Cold Dark Benthos – Thurber Lab at Oregon State University

My research focuses on how deep-sea and polar communities function.  These areas cover well over 63 percent of the globe, provide a wealth of services to mankind, and yet remain largely unknown and unexplored. While my research ranges from the lab bench to shallow waters to habitats thousands of meters below the ocean surface, the ultimate goal is to increase our understanding of the planet around us.

Microbe-metazoan interactions.

In the shallows there can be a shelf with Brincilces and, what I didn't know until now, a wealth of amphipods living and eating the ice algae that is growing underneath it.  The storm here are the amphipods swarming.  It felt much like swimming underneath a giant beehive.  Thankfully they don't sting.

Polar habitats provide an excellent place to test how bacteria and animals interact.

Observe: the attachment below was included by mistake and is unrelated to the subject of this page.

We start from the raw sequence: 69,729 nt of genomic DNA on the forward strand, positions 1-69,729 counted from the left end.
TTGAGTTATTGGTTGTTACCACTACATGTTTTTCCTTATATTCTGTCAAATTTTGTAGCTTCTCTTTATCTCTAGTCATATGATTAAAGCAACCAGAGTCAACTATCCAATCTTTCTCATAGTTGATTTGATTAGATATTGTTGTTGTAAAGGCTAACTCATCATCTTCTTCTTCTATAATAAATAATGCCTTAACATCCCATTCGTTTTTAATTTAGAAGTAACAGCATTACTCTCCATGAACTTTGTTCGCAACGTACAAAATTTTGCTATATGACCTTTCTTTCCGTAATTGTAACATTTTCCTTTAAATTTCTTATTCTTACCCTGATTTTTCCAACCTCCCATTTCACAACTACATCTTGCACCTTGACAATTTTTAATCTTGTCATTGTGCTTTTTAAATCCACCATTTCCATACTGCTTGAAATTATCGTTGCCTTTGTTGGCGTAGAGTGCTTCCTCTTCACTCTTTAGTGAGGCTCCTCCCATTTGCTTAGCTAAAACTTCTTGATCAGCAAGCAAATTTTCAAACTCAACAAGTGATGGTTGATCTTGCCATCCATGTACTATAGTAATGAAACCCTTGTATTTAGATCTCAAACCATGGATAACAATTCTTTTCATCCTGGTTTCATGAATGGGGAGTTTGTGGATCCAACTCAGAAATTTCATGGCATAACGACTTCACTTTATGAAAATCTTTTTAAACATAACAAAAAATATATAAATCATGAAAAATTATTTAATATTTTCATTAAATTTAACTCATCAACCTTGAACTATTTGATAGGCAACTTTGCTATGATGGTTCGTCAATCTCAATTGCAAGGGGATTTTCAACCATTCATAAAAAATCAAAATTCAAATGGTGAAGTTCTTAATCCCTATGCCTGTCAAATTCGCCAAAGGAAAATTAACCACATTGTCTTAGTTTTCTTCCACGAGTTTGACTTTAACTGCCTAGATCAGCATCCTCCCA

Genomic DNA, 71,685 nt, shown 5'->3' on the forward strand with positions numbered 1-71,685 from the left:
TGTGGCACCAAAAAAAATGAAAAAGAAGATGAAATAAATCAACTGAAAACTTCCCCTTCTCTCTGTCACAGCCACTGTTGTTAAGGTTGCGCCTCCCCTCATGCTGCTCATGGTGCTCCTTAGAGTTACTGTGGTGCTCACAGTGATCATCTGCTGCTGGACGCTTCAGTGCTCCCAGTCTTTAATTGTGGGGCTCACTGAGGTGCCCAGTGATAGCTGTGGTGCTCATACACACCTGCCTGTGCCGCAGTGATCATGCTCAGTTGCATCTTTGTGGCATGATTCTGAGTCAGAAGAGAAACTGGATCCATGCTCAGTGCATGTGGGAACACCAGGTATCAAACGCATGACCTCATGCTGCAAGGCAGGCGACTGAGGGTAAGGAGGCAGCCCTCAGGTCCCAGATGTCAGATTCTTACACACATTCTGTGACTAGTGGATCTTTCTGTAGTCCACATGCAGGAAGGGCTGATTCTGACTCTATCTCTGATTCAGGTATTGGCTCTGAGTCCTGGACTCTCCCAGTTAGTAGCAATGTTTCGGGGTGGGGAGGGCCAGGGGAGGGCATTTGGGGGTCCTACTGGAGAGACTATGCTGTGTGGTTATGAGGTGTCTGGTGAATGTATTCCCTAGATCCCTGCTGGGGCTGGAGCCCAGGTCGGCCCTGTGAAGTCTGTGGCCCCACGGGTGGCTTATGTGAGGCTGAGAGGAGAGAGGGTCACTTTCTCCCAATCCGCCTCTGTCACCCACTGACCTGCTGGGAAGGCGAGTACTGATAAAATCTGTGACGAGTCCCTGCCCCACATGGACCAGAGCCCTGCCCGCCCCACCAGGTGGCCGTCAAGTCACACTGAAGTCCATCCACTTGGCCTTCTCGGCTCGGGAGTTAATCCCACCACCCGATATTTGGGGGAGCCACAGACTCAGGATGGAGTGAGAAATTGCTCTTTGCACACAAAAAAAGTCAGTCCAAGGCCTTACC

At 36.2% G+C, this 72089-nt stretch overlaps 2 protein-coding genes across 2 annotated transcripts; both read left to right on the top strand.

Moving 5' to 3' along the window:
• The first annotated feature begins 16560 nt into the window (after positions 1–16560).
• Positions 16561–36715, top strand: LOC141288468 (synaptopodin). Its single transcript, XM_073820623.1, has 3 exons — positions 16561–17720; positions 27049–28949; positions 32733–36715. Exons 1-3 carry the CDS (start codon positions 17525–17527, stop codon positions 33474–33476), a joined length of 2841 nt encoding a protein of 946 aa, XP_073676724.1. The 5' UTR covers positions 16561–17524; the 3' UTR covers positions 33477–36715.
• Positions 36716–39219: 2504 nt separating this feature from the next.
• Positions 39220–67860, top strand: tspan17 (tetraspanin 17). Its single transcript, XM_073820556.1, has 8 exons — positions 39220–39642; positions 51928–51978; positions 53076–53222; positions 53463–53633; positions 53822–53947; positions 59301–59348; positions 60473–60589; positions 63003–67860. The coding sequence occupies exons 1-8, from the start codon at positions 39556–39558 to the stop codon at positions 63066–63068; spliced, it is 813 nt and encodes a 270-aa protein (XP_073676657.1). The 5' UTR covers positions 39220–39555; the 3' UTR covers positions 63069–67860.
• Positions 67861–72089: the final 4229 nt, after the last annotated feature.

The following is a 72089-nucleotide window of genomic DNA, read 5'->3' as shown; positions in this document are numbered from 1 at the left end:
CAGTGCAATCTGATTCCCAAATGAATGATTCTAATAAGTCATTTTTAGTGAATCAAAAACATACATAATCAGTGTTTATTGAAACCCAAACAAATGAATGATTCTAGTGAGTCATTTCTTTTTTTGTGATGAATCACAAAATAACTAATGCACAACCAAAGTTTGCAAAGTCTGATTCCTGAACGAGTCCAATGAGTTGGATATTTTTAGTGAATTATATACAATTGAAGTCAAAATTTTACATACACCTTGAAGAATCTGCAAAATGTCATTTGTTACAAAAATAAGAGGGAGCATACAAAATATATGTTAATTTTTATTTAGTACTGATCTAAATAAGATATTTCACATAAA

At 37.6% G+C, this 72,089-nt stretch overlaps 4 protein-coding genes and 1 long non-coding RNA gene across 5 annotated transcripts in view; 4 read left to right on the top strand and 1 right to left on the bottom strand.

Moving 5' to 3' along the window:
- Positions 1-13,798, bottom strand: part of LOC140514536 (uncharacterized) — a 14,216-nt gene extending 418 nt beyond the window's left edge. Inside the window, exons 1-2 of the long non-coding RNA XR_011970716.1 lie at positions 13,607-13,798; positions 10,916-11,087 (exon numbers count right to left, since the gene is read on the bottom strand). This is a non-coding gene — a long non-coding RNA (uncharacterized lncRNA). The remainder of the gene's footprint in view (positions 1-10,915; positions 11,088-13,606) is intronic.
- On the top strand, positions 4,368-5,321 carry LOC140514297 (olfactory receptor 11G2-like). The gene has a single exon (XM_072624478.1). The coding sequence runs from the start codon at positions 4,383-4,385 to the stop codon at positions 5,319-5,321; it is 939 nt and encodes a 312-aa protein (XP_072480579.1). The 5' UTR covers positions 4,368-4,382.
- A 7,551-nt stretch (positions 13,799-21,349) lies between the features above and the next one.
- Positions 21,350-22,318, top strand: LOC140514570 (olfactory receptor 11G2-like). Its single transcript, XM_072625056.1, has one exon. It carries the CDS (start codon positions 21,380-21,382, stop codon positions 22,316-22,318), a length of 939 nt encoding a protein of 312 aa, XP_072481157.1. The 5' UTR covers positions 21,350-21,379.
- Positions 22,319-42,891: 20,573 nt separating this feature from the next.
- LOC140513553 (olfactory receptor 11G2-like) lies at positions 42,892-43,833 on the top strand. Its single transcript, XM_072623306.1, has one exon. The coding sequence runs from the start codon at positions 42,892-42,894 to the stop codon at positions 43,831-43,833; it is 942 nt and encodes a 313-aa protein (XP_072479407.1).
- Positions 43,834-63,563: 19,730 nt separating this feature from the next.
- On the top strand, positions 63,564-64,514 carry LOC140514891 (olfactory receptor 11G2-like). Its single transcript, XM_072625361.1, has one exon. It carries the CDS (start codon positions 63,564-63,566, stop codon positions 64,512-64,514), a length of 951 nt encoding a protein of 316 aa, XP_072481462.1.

A main focus of my labs work is identifying how microbial processes are impacted by multicellualar animals, especially in soft sediment habitats.  Bacteria and Archaea are well known to be dominant drivers in the biogeochemical cycling of the planet.  However how these microbial processes are impacted by grazing by animals is largely unknown, yet we know that these sorts of ‘trophic’ interactions can be incredibly important in driving the function of other systems (such as grasslands and shallow marine communities).  In the deep-sea and polar marine realm we are still at a  stage in this research: identifying that bacteria and archaea are consumed and what that means to the ecology of habitats.

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